4. Time and Resource Savings From Early Bug Detection

One of the advantages of Continuous Testing is the saving of time and resources. In historical software development, the bulk of QA happens once there is a release candidate. The release must then be held up while corrections are made—corrections which may be difficult or impossible due to multiple, concurrent feature changes. By running tests earlier and often, we can detect bugs before bundling new features together. The developer can see that changes are needed, or that a feature needs to be redesigned before investments have been made in other features. Detecting bugs early means that they can be corrected with less effort and without wasting the time of other teams.


Modern retail depends on digital channels and requires these channels to be reliable. It also requires a constantly improving customer experience or your customers will go elsewhere. Continuous Testing improves the ability to deliver both.

Sauce Labs
Sauce Labs is the company enterprises trust to deliver digital confidence. More than 3 billion tests have been run on the Sauce Labs Continuous Testing Cloud, the most comprehensive and trusted testing platform in the world. Sauce Labs enables organizations to increase revenue and grow their digital business by creating new routes to market, protecting their brand from the risks of a poor user experience, and delivering better products to market, faster.

The Related Post

D. Richard Kuhn – Computer Scientist, National Institute of Standards & Technology LogiGear: How did you become interested in developing applications for combinatorial research? What led you to it personally, and what did you find fascinating about it? Mr. Kuhn: About 12 years ago Dolores Wallace and I were investigating causes of software failures in ...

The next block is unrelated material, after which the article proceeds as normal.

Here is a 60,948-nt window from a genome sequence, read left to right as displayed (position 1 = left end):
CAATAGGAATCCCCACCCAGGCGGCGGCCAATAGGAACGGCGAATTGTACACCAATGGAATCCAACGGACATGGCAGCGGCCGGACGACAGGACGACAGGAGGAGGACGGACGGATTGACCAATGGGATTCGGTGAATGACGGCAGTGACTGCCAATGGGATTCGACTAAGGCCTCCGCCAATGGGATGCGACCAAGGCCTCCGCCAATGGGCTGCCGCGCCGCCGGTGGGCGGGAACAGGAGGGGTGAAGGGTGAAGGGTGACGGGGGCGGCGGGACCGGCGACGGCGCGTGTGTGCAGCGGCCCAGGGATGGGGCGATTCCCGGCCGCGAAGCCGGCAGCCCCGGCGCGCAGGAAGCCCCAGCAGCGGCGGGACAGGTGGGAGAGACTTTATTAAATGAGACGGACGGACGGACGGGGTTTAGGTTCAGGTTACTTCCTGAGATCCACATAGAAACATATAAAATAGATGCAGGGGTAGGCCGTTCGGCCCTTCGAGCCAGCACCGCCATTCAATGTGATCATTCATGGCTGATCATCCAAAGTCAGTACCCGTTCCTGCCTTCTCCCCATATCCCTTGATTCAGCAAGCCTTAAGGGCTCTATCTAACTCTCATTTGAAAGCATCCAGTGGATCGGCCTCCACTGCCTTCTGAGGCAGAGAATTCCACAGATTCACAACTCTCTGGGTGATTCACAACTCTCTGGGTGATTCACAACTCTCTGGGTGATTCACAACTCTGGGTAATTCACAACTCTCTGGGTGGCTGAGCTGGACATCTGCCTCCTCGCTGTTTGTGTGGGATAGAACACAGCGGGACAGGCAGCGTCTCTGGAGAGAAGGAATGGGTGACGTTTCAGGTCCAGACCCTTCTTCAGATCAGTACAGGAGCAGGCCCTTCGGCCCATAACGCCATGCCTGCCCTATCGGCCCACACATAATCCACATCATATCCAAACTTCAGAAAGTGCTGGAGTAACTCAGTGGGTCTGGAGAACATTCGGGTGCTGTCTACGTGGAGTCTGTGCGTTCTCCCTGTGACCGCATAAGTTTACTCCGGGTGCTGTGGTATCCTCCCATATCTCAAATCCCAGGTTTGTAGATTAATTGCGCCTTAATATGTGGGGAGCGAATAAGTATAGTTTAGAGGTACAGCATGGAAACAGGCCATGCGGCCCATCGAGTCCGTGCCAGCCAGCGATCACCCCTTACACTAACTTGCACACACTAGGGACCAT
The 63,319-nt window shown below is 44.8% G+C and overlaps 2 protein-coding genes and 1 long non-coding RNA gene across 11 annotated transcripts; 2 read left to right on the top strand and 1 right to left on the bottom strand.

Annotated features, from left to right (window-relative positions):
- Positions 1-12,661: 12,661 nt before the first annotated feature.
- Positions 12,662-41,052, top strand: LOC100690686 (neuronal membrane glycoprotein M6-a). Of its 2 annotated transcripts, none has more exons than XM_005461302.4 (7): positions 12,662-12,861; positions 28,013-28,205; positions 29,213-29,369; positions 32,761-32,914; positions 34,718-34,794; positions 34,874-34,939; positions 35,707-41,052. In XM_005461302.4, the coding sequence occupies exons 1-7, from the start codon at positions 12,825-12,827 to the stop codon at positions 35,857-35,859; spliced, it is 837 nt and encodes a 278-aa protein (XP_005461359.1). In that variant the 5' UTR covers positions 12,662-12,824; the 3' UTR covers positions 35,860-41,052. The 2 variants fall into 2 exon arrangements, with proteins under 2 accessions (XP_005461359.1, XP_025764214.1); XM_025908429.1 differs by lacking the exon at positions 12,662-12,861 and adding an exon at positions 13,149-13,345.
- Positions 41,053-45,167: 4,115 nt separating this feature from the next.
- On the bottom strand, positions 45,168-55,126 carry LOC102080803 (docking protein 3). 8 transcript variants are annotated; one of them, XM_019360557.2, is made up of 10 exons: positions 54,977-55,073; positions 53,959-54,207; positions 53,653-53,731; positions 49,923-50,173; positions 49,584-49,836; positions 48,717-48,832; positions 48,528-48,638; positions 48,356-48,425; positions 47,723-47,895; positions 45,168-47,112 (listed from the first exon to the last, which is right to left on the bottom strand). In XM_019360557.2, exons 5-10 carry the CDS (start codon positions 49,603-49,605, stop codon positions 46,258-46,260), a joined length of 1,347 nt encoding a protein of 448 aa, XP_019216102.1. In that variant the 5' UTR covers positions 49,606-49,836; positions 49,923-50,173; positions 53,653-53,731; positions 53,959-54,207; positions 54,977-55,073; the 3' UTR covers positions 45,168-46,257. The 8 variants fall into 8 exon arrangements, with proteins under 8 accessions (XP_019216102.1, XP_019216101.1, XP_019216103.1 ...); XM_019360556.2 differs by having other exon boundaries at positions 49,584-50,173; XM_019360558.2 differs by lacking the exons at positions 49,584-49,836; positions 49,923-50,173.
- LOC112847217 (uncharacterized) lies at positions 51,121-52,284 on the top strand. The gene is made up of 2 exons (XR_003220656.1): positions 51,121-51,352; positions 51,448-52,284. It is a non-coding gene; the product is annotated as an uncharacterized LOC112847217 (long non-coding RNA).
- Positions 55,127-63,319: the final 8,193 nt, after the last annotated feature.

Budget-friendly planning and management tools—plus a few others. I have been researching sources of test tools and other resources that are inexpensive or free. In some cases, you get what you pay for. However, it is possible to automate some or a lot of your testing using these tools. The good news is that the ...
Much has been written over the past few years about SMAC—Social, Mobile, Analytics and the Cloud—as the new platform with exponential growth. In this article we will answer the question: what is this and what does it mean to software testing? What is SMAC?
A tool empowering you to reach your automation successIn case you haven’t heard, earlier this month we launched TestArchitect Team, the new, free, test automation tool that empowers testers to achieve automation success.
The pervasive use of Agile methodologies has changed the way that development teams work. With this change, new tools and vendors have entered the traditional application life-cycle arena. A recent evaluation of this trend was published by Forrester Research, the “Agile Development Managements Tools Forrester Wave” report. Key observations of the report: Tools have changed ...
Check out the top 12 Automation tools with pros and cons–like Cross-Operating Systems, Cross-Automation Platforms, Programming Language Support, and more – for desktop Automation Testing. Although the demand for desktop app testing is not growing as fast as mobile and web app testing, it’s still a crucial day-to-day duty for many testers, especially those who ...
December Issue 2019: Tester Profile – Real World Stories
What is Automated Test and Retest (ATRT)? IDT’s ATRT Test Manager addresses the complex testing challenges of mission critical systems by providing an innovative technical solution that solves the unique testing problems associated with this domain.It provides an integrated solution that can be applied across the entire testing lifecycle.
To adapt with the fast software delivery pace in today’s world, the same automation test suites should be able to run on a range of various platforms: different Operation System versions, different Application under test versions, different localization versions, etc. All while keeping the test development and maintenance effort at the minimum.
With the new release of Selenium late last fall, it was viewed as a saving grace to many test teams. The launch of the upgrade came with the bonuses and testing tools most had been waiting for, but unfortunately there was still a kink in Selenium’s armor: the Firefox browser.
 A clear practice with the support of tools will help teams be more successful in delivering done products. It is always challenging to create a piece of a software system that fulfills a customer need, ready for use. Especially when it should be realized in an iteration of just three weeks, from an idea to ...

Leave a Reply

Your email address will not be published. Required fields are marked *

Stay in the loop with the lastest
software testing news